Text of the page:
As I contemplated taking my second daughter to college this fall, I began to formulate in my mind what that meant for me, both physically and mentally. The joy of seeing my daughter plan and execute the next phase of her life was overwhelmed with a father’s fear of the unknown. While college for her is only a couple hours away, it is a far enough distance that my preparedness mind kicked in and I began thinking about her overall safety getting to and from. Traveling 2 hours through a mountainous pass in Utah can be incredibly scenic one moment and turn deadly the next, from weather uncertainty, other drivers, mechanical failure, and wildlife on the road. There are a few simple steps we can take to ensure our travels this fall and winter are safe for us and provide peace of mind for our loved ones that are also traveling.
Everyone should have some basic training on handling emergency road conditions that are common in Utah. In addition to monitoring speed based on conditions, special attention should be made to tire condition, snow chains, and overall mechanical status of the vehicle. Known issues should be addressed prior to extensive driving. Often times our knowledge of our vehicle, how to make simple repairs, and more importantly how to drive in adverse conditions are more important than any equipment we possess.
A few things to keep in mind if you are involved in an accident or other incident while traveling is to act as soon as you see or feel like something is wrong, and hit the hazard lights immediately to let others know there might be a problem. If you need to get off the road, try and get off far enough to be safe from other traffic. This can be complicated on mountain roads……as too far might put you in more danger. Call for help when able. It is generally a good rule of thumb to not get out of your car until it is safe (wait until there is a big enough gap in traffic to exit your vehicle). Being on the side of the road is super dangerous due to risk of being struck by other cars. If you do exit the vehicle, get far away from the accident. Finally, be careful with strangers, follow your gut instincts, have a plan.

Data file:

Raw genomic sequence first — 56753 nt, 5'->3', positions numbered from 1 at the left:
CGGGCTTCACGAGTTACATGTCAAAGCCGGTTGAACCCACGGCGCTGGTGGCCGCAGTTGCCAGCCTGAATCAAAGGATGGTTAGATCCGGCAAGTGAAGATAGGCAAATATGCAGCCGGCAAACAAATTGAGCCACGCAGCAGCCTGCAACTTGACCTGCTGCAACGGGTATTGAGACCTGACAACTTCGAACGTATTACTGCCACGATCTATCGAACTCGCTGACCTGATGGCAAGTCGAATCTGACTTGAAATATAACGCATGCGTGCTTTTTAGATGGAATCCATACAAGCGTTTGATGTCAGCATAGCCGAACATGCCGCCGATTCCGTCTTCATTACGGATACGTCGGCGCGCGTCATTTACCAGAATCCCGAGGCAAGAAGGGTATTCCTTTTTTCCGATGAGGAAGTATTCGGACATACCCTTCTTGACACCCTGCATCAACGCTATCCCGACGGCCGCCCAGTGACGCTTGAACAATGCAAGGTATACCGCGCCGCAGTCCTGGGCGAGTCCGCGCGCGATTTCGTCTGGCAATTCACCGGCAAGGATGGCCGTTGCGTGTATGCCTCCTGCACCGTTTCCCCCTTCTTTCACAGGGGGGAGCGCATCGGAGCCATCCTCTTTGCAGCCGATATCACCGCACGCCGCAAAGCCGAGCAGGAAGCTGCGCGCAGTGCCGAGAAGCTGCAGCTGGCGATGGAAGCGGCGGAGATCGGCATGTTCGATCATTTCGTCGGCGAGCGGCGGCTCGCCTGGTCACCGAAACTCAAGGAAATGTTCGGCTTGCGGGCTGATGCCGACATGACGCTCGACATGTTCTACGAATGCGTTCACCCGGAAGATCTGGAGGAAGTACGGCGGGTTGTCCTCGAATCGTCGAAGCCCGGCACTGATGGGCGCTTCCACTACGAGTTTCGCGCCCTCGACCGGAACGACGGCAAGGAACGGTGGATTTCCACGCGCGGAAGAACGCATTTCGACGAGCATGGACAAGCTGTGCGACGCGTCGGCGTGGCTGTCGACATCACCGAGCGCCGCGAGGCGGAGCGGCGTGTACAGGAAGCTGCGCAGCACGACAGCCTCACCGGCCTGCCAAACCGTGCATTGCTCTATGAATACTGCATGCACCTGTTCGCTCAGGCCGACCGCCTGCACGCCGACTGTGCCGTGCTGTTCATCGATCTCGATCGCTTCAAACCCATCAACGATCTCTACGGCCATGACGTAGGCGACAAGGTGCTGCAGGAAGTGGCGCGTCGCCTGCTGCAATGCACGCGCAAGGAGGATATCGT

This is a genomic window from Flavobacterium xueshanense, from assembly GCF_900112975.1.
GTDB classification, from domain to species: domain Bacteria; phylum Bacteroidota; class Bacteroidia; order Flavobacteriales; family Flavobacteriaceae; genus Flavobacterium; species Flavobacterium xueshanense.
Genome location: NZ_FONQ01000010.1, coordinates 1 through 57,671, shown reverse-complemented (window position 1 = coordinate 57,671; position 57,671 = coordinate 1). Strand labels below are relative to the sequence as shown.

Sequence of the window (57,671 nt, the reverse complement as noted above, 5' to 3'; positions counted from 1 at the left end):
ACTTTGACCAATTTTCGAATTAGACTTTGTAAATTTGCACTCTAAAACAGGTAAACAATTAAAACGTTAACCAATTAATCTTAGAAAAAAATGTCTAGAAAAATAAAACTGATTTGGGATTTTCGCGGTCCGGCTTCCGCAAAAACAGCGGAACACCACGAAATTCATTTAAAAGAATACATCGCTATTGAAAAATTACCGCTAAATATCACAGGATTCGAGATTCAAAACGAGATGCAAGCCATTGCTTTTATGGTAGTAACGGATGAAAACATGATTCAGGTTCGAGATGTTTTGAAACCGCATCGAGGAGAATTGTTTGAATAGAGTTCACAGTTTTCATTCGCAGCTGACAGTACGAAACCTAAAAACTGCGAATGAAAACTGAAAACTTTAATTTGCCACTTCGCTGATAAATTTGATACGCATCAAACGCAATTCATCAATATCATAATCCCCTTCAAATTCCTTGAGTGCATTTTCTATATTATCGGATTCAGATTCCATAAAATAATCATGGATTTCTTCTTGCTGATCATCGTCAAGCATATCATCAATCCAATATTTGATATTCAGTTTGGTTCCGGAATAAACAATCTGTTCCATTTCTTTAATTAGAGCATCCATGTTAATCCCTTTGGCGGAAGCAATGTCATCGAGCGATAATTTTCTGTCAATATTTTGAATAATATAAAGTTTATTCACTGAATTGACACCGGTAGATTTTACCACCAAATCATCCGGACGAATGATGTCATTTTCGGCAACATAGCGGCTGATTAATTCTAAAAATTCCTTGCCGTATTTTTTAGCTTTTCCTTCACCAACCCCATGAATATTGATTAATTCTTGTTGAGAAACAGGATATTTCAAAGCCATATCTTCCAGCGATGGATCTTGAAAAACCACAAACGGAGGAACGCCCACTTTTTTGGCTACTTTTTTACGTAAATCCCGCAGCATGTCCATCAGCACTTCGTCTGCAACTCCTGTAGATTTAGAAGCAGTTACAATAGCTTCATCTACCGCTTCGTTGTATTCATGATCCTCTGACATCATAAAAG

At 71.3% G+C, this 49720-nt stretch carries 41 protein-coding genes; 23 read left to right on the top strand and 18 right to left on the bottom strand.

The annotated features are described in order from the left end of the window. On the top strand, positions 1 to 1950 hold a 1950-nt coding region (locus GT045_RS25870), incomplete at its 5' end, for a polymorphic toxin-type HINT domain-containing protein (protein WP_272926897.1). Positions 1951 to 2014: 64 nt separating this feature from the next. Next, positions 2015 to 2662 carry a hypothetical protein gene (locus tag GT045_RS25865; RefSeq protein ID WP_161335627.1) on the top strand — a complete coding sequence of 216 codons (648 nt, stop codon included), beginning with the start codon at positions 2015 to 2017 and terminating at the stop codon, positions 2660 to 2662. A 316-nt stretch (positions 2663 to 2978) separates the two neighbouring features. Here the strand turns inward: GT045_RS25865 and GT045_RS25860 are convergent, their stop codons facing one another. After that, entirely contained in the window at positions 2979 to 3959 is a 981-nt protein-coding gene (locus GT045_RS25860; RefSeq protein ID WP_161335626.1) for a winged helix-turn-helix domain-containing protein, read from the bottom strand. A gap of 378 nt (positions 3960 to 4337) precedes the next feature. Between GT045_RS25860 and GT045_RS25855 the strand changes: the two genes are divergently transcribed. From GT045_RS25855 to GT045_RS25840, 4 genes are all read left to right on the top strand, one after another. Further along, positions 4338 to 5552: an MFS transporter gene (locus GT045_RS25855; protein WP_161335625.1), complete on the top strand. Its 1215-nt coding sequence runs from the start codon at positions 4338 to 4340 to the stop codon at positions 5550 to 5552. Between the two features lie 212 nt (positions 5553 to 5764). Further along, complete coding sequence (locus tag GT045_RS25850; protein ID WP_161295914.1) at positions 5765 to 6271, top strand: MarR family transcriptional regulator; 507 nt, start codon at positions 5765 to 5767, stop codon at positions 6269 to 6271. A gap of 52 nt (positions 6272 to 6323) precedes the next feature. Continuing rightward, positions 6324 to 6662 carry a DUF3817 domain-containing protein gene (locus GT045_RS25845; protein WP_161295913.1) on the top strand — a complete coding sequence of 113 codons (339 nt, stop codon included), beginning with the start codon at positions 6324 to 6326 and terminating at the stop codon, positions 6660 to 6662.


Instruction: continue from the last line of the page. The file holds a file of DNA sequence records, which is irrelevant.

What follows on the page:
There are few things that we should stock our cars with before we depart on any trip. I usually bring with me a fairly robust first aid kit that gives me the ability to stop bleeding with tourniquets, pressure dressings, bandages, a Sam splint, and some over the counter medication. In addition to the medical kit, I have a vehicle emergency kit that contains some simple tools (these include some wrenches, screw driver or multi-tool, jacks, lug wrench and spare tire), jumper cables (or a batter charger), weather appropriate clothing, hi visibility clothing, a tire pressure gage, and a little food and water. Regardless the time of year I will always keep a waterproof, warm jacket in the trunk (Utah weather is crazy!). I also like to keep a headlamp and other flashlight, as it seems rough things usually happen in the dark. I keep many of these items in a 72-hour kit that goes with me every time I go somewhere (I will do a future blog post on its contents).
Our children growing up and moving on in life is inevitable, so is the fact that accidents occur. Preparation for both of these potentially life changing events give us peace of mind and help us maneuver life in a prepared manner.